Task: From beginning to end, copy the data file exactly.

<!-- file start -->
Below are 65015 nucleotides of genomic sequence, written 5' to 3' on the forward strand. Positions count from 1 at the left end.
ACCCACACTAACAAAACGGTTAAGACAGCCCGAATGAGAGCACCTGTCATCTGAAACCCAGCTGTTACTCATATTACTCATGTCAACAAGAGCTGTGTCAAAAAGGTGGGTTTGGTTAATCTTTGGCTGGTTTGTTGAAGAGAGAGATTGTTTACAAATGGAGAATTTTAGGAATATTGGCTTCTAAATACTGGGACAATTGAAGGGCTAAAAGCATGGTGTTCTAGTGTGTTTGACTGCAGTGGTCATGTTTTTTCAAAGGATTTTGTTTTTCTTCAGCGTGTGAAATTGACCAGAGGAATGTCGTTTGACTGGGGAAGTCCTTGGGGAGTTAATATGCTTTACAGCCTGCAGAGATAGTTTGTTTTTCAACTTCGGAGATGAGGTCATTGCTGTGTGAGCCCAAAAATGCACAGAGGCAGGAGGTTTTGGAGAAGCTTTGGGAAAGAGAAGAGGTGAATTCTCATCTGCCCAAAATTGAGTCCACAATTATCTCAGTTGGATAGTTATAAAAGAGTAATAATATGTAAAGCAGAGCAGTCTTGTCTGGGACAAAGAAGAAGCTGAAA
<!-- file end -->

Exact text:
Below are 65015 nucleotides of genomic sequence, written 5' to 3' on the forward strand. Positions count from 1 at the left end.
ACCCACACTAACAAAACGGTTAAGACAGCCCGAATGAGAGCACCTGTCATCTGAAACCCAGCTGTTACTCATATTACTCATGTCAACAAGAGCTGTGTCAAAAAGGTGGGTTTGGTTAATCTTTGGCTGGTTTGTTGAAGAGAGAGATTGTTTACAAATGGAGAATTTTAGGAATATTGGCTTCTAAATACTGGGACAATTGAAGGGCTAAAAGCATGGTGTTCTAGTGTGTTTGACTGCAGTGGTCATGTTTTTTCAAAGGATTTTGTTTTTCTTCAGCGTGTGAAATTGACCAGAGGAATGTCGTTTGACTGGGGAAGTCCTTGGGGAGTTAATATGCTTTACAGCCTGCAGAGATAGTTTGTTTTTCAACTTCGGAGATGAGGTCATTGCTGTGTGAGCCCAAAAATGCACAGAGGCAGGAGGTTTTGGAGAAGCTTTGGGAAAGAGAAGAGGTGAATTCTCATCTGCCCAAAATTGAGTCCACAATTATCTCAGTTGGATAGTTATAAAAGAGTAATAATATGTAAAGCAGAGCAGTCTTGTCTGGGACAAAGAAGAAGCTGAAA